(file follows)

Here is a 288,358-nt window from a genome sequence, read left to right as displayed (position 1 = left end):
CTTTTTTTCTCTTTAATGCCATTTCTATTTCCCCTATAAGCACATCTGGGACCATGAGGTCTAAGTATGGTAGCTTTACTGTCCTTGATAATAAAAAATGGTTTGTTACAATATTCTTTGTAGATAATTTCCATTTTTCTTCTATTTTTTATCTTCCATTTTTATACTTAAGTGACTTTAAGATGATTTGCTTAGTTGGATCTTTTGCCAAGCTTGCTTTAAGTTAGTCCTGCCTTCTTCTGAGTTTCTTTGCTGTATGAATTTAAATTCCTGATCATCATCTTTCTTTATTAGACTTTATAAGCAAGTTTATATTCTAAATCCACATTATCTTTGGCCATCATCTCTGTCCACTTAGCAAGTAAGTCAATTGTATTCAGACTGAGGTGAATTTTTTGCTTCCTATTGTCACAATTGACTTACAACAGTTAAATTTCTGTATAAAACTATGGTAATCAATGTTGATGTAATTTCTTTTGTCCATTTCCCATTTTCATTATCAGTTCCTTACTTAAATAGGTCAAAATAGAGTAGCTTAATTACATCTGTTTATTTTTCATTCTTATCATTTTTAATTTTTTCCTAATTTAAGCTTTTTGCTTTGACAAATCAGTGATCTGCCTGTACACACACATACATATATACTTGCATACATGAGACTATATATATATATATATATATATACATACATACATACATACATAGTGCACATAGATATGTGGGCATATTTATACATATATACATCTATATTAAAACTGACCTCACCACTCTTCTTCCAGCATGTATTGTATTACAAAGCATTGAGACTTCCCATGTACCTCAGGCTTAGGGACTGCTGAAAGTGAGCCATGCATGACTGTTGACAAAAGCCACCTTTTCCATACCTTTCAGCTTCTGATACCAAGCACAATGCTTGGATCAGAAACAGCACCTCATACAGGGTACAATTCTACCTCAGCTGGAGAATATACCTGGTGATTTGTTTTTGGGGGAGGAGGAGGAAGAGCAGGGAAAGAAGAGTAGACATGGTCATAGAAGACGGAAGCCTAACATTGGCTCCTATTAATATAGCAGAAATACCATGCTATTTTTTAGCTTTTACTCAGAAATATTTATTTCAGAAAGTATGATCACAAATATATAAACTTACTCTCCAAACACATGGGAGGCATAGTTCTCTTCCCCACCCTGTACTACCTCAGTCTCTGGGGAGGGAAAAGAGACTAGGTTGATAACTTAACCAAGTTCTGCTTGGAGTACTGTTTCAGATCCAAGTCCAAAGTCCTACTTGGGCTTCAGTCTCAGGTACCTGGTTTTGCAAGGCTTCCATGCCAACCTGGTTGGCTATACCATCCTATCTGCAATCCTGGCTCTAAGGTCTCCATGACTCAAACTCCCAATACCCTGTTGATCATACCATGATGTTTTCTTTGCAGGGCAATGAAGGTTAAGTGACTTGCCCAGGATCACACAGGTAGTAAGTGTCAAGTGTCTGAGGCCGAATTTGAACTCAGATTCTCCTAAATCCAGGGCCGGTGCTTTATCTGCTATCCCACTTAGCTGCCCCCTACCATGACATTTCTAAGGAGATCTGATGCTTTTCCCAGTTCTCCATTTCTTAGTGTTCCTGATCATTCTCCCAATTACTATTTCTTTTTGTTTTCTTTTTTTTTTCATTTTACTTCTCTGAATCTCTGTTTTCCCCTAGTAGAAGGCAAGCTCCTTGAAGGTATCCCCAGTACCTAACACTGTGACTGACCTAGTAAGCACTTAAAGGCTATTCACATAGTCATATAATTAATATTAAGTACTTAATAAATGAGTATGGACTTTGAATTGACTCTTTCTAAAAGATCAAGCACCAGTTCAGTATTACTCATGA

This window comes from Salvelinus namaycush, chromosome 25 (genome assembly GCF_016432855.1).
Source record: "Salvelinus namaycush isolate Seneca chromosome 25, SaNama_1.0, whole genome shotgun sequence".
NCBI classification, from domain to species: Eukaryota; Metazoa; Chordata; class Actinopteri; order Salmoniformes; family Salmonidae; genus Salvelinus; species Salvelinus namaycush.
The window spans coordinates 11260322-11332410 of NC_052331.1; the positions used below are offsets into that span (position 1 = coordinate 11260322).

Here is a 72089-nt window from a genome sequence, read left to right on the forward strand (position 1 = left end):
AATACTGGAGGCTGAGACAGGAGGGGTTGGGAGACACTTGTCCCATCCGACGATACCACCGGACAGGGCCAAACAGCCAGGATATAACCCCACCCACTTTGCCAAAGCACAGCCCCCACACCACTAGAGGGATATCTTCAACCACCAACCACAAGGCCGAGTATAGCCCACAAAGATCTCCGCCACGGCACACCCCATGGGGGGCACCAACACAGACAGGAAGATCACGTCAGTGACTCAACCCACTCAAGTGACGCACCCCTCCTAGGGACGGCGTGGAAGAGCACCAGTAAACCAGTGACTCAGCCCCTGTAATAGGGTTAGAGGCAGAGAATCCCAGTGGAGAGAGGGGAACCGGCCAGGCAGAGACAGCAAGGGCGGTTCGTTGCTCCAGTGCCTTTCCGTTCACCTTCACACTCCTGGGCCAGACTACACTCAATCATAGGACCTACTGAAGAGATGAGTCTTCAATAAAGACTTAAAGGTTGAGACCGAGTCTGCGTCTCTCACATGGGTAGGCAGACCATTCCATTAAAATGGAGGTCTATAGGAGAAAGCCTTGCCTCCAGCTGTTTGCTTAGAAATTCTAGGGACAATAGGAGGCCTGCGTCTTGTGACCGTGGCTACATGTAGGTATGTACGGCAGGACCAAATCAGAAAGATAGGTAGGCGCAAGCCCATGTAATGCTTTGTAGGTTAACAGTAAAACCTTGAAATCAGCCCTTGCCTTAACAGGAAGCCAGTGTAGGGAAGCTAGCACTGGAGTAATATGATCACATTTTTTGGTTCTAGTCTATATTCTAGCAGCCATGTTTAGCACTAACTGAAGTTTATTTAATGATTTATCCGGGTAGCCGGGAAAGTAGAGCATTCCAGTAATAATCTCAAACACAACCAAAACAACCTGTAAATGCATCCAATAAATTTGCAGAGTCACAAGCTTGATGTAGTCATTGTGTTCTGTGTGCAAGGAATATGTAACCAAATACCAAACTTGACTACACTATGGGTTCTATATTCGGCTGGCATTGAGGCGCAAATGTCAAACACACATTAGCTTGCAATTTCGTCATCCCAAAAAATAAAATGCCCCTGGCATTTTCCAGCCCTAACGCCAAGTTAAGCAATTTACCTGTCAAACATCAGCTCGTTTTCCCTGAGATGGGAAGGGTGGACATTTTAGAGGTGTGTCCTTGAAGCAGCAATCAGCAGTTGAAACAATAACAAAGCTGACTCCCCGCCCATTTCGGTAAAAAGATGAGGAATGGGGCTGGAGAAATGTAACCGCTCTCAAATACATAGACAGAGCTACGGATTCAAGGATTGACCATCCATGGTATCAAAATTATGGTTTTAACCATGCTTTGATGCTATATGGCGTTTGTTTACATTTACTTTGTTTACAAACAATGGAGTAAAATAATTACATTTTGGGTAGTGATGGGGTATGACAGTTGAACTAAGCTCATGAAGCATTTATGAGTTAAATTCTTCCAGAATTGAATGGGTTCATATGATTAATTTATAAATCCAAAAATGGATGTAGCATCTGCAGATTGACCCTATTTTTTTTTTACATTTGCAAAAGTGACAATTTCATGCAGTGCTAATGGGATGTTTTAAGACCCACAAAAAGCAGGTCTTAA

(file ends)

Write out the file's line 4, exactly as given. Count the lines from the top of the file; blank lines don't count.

Source record: "Salvelinus namaycush isolate Seneca chromosome 25, SaNama_1.0, whole genome shotgun sequence".